Support the work of RASP by applying to become a Member.
The purpose of appointment as a member of the Religion and Social Policy is to promote and foster the work of the network through:
- links between RASP and other appropriate institutions;
- collaboration in research, scholarship, publication, advocacy and policy development;
- exchange and sharing of knowledge, experience and expertise.
Members of RASP will also have the opportunity to engage together in religious and social policy dialogue under the network’s auspices. Those with a religious faith will also be given opportunities for participating in intentional conversations that are integrative of their faith and professional research and social policy practice.
Membership of RASP is accorded to collaborators who take part in the work of the network on a regular basis or during a period of at least three months based at, or otherwise working with the network. The status implies a significant contribution to the work of RASP. While membership is usually honorary, members are not precluded from receiving remuneration for undertaking specific assignments for the network.
The Management Group may appoint as Members of RASP persons who are able to contribute to its aims.
- Members are entitled to access facilities of RASP and, through the network, may be entitled to access the facilities of the University.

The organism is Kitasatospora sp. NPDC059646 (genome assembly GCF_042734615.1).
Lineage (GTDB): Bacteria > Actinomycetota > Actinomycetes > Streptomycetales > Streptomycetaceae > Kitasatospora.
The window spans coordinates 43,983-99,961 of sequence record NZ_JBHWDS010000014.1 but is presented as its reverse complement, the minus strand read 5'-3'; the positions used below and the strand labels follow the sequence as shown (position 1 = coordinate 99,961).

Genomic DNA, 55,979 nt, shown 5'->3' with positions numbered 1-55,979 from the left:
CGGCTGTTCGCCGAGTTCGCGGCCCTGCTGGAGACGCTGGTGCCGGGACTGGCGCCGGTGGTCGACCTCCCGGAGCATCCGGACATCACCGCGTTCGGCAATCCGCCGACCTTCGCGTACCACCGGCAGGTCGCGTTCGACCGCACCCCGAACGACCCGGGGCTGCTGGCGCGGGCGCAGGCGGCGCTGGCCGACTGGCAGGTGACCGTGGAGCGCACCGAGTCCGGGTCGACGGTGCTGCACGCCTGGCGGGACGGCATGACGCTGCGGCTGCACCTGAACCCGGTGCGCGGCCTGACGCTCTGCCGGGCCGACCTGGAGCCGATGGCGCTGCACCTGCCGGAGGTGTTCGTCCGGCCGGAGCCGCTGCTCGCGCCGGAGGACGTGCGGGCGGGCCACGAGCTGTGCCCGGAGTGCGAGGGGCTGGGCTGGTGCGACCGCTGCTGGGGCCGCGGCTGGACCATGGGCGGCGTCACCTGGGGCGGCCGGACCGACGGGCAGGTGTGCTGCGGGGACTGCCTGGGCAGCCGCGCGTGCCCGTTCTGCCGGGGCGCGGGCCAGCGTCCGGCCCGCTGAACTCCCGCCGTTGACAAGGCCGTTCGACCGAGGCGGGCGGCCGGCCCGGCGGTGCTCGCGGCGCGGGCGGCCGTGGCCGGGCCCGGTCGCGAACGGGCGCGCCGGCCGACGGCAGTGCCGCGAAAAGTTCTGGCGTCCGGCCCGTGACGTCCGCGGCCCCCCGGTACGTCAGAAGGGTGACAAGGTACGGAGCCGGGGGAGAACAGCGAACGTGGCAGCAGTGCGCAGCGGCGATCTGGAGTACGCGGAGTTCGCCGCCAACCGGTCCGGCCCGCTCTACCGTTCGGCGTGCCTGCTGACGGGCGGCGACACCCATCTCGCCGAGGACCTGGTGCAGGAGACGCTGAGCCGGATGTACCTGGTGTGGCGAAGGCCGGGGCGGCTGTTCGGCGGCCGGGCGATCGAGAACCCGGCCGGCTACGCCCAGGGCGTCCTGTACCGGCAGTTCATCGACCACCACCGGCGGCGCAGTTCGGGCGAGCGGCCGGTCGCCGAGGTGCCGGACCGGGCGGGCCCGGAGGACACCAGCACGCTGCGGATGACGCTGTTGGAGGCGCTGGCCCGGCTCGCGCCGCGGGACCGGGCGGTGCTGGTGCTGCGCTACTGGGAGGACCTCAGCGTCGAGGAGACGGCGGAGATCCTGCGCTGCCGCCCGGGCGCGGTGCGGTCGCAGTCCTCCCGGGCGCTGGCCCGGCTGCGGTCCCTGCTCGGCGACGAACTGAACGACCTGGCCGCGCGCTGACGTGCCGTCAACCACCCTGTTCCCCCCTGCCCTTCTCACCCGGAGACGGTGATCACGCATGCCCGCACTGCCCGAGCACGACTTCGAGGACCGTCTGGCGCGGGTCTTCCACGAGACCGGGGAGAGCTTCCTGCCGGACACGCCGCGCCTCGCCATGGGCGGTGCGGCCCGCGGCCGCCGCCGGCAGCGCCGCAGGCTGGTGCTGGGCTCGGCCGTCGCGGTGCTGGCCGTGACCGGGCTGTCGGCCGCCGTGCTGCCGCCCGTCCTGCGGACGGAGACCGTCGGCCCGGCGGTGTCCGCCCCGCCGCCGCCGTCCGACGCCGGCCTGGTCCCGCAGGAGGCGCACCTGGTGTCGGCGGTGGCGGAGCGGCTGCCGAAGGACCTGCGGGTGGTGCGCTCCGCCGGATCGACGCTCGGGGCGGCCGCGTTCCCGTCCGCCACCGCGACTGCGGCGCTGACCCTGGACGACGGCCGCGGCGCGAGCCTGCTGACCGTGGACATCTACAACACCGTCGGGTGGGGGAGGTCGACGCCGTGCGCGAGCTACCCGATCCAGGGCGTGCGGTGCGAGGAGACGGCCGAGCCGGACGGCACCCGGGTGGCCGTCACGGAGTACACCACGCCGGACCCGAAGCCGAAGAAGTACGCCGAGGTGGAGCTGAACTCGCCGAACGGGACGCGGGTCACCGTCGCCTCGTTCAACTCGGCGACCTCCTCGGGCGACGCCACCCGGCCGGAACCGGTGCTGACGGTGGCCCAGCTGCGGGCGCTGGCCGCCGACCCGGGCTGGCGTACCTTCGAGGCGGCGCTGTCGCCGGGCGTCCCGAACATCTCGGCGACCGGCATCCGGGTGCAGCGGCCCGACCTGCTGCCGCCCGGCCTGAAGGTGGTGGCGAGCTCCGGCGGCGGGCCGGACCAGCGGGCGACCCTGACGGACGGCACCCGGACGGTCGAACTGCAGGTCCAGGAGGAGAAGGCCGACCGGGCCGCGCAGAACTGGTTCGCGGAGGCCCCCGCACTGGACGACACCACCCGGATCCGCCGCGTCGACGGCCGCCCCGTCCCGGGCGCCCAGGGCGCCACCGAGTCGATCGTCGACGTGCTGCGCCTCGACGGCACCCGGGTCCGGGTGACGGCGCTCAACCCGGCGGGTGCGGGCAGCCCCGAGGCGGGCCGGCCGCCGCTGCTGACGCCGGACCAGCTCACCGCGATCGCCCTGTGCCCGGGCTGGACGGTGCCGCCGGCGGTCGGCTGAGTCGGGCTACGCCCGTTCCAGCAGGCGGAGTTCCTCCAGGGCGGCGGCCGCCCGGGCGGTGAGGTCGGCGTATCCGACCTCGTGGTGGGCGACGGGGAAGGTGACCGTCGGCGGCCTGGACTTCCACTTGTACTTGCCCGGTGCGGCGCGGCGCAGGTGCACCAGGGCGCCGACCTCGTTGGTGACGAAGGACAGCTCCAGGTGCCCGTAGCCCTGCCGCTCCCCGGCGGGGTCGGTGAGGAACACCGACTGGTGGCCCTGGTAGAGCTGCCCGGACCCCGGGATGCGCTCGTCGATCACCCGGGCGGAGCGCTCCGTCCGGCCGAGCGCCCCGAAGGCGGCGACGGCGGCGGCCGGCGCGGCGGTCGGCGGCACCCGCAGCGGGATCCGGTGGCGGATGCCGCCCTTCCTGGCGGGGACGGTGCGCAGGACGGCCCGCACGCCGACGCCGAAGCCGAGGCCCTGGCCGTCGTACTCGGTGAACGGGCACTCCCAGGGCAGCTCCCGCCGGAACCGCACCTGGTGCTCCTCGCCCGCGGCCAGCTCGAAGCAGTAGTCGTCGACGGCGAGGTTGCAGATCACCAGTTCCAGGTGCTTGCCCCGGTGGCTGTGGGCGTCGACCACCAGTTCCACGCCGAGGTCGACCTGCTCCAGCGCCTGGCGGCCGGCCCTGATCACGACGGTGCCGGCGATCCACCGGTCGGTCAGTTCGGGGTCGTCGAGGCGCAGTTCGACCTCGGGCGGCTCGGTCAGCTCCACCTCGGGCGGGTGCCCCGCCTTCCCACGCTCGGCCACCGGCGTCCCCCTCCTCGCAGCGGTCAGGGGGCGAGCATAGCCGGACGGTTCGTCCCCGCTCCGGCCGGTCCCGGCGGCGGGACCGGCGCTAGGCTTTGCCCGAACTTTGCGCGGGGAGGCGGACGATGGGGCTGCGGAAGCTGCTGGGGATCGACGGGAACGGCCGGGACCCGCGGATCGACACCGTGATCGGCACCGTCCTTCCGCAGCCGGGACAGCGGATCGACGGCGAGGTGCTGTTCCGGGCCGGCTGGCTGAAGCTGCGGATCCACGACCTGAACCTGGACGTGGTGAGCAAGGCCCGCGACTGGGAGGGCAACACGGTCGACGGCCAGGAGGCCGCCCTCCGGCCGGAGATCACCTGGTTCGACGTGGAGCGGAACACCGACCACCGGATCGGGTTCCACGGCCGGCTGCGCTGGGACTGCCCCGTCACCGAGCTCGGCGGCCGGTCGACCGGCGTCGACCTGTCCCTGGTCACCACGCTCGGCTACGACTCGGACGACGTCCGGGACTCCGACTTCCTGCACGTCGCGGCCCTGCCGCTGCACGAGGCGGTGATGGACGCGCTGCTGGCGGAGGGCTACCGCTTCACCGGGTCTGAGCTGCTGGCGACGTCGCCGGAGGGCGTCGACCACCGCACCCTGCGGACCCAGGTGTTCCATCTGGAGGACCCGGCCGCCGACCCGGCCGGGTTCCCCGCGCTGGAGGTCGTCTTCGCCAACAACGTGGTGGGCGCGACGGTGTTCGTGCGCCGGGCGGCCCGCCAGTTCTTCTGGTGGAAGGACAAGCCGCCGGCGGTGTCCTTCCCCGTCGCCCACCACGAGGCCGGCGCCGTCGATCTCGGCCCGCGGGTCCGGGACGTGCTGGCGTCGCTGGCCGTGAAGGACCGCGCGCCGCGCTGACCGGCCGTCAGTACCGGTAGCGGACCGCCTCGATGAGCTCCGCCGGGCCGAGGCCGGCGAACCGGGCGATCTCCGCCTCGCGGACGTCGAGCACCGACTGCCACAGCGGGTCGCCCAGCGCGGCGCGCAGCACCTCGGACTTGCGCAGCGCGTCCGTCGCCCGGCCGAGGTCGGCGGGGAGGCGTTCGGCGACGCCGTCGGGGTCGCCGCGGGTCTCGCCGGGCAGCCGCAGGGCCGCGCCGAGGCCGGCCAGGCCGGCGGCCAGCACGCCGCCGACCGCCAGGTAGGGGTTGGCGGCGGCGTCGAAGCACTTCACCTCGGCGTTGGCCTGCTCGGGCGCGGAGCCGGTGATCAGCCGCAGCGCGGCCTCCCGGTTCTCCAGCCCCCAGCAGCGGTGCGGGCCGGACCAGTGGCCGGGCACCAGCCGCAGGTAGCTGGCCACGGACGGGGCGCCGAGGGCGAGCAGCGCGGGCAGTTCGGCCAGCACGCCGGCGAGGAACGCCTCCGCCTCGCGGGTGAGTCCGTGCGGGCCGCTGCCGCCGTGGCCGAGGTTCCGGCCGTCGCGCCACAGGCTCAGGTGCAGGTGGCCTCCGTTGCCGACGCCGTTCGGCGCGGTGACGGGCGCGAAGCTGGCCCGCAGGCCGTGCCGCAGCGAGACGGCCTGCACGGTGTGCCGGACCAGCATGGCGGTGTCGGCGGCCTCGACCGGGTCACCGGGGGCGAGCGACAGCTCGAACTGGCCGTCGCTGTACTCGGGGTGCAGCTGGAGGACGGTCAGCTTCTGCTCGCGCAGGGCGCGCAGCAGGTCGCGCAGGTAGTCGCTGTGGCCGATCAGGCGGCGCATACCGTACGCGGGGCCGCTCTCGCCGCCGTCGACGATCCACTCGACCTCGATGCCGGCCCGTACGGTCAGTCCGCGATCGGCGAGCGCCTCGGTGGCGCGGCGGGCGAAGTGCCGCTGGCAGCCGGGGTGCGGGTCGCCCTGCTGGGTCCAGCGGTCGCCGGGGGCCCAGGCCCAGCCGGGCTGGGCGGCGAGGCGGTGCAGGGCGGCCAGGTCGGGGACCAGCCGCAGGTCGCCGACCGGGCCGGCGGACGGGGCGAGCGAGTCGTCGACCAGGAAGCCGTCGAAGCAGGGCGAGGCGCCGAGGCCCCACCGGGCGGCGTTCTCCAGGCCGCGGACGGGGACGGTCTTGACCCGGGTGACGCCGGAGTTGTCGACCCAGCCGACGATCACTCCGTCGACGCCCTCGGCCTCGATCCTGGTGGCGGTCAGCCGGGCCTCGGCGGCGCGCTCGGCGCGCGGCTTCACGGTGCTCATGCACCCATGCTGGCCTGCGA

- Members must acknowledge RASP and the University in public activities and research publications supported by their association with the network.
Appointment as an Associate Member of RASP is accorded to collaborators who take part in the work of the network on a regular basis or during a period of at least twelve months working with the network. The status implies a significant contribution to the work of the network. While an Associate Member of RASP is an honorary role, Associate Members are not precluded from receiving remuneration for undertaking specific assignments for the network.
How to apply for Membership
If you would like to apply to become a member, please email, together with a statement detailing how you propose to contribute to the work of RASP, a short curriculum vitae (up to 5 pages) detailing current and previous research and/or other professional contributions relevant to the work of the University of Divinity and the Religion and Social Policy network.